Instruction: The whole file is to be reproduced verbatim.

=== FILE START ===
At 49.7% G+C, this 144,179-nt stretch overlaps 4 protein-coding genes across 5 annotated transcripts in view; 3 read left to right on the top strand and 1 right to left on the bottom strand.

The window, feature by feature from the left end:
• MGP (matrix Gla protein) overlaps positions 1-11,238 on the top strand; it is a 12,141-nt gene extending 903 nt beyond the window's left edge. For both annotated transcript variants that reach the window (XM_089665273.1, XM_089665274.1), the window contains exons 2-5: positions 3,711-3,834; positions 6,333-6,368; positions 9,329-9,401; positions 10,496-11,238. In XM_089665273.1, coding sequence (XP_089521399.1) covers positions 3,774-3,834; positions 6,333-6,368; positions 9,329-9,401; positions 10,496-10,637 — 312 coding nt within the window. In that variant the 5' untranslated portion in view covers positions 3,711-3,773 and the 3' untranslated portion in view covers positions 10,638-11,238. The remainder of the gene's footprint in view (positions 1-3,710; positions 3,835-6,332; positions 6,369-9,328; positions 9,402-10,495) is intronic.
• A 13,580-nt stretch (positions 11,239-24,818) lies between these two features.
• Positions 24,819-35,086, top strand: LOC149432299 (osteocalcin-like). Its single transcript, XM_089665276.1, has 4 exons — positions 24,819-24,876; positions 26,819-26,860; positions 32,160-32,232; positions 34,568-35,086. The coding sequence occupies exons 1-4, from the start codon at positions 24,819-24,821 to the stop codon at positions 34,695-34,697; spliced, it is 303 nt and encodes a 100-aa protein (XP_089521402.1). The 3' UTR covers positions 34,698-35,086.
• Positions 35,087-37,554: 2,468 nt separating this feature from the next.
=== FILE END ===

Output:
At 49.7% G+C, this 144,179-nt stretch overlaps 4 protein-coding genes across 5 annotated transcripts in view; 3 read left to right on the top strand and 1 right to left on the bottom strand.

The window, feature by feature from the left end:
• MGP (matrix Gla protein) overlaps positions 1-11,238 on the top strand; it is a 12,141-nt gene extending 903 nt beyond the window's left edge. For both annotated transcript variants that reach the window (XM_089665273.1, XM_089665274.1), the window contains exons 2-5: positions 3,711-3,834; positions 6,333-6,368; positions 9,329-9,401; positions 10,496-11,238. In XM_089665273.1, coding sequence (XP_089521399.1) covers positions 3,774-3,834; positions 6,333-6,368; positions 9,329-9,401; positions 10,496-10,637 — 312 coding nt within the window. In that variant the 5' untranslated portion in view covers positions 3,711-3,773 and the 3' untranslated portion in view covers positions 10,638-11,238. The remainder of the gene's footprint in view (positions 1-3,710; positions 3,835-6,332; positions 6,369-9,328; positions 9,402-10,495) is intronic.
• A 13,580-nt stretch (positions 11,239-24,818) lies between these two features.
• Positions 24,819-35,086, top strand: LOC149432299 (osteocalcin-like). Its single transcript, XM_089665276.1, has 4 exons — positions 24,819-24,876; positions 26,819-26,860; positions 32,160-32,232; positions 34,568-35,086. The coding sequence occupies exons 1-4, from the start codon at positions 24,819-24,821 to the stop codon at positions 34,695-34,697; spliced, it is 303 nt and encodes a 100-aa protein (XP_089521402.1). The 3' UTR covers positions 34,698-35,086.
• Positions 35,087-37,554: 2,468 nt separating this feature from the next.